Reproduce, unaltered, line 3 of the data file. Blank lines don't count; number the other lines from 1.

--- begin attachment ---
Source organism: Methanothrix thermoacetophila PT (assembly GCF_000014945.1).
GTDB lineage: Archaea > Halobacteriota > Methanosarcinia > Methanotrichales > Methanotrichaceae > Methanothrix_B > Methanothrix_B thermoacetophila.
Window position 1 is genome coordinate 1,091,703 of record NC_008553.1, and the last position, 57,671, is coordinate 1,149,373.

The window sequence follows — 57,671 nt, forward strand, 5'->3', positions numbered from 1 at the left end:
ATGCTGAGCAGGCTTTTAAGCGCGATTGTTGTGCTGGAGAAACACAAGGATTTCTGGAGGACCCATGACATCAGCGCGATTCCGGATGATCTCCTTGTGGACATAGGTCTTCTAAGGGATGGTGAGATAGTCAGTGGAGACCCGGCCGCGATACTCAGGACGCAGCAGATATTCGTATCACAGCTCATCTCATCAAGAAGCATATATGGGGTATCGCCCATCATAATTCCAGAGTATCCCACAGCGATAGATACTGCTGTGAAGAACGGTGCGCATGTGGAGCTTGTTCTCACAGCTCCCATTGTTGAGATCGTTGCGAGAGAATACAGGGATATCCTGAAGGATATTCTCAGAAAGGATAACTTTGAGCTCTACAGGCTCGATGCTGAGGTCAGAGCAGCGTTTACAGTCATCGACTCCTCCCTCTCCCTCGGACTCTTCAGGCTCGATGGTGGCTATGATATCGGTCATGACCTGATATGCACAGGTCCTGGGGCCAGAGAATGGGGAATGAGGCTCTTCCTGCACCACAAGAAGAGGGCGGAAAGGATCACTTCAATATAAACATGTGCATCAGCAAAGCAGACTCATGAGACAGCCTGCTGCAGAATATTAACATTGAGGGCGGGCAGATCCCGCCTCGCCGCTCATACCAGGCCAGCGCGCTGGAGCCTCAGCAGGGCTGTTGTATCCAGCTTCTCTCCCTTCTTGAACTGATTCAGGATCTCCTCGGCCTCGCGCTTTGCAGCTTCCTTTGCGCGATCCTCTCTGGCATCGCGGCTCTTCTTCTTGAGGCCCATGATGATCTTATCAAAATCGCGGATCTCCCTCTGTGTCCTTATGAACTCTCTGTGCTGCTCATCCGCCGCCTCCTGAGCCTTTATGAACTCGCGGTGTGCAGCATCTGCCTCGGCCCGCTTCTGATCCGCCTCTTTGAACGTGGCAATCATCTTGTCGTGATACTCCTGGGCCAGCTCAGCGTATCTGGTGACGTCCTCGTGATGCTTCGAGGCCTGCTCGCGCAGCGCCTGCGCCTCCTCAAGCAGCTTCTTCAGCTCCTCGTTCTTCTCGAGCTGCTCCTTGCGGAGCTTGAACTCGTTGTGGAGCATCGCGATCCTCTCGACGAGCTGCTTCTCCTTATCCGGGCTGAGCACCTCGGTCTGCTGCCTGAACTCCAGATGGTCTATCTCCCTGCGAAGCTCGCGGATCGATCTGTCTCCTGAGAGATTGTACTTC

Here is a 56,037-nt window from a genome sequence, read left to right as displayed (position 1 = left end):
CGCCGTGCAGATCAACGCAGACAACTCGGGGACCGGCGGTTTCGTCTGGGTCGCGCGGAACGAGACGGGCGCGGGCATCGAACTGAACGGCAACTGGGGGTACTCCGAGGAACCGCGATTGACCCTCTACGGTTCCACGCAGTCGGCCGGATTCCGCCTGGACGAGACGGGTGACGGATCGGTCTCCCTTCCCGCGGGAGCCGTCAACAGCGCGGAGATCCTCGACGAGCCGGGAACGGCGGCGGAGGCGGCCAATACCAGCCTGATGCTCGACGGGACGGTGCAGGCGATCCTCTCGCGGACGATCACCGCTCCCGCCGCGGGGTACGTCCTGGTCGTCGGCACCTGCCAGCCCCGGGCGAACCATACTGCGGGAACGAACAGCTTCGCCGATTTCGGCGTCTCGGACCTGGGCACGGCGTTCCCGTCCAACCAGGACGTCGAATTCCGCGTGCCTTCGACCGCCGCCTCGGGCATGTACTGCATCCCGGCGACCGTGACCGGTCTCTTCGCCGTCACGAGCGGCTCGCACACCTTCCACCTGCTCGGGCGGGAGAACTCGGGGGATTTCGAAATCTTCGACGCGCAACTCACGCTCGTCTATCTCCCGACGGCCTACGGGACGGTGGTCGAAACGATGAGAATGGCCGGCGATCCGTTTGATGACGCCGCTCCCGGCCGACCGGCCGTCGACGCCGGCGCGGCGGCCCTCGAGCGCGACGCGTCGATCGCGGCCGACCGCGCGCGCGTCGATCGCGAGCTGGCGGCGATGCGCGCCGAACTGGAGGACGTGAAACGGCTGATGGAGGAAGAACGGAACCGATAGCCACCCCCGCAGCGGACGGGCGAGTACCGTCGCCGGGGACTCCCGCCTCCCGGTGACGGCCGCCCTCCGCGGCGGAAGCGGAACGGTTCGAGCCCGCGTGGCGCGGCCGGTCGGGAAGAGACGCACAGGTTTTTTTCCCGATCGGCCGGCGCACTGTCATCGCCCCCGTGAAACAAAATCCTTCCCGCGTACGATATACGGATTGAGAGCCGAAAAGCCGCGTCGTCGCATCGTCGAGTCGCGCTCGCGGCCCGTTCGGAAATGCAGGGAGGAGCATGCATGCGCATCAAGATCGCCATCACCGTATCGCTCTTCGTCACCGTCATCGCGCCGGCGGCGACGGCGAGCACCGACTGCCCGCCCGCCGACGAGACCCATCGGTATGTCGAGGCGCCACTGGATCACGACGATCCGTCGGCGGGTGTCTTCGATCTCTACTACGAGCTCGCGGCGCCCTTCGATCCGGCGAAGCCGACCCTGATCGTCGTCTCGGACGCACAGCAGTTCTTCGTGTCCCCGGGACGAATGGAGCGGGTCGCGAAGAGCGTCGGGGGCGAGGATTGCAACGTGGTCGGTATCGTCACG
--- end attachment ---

Window position 1 is genome coordinate 1,091,703 of record NC_008553.1, and the last position, 57,671, is coordinate 1,149,373.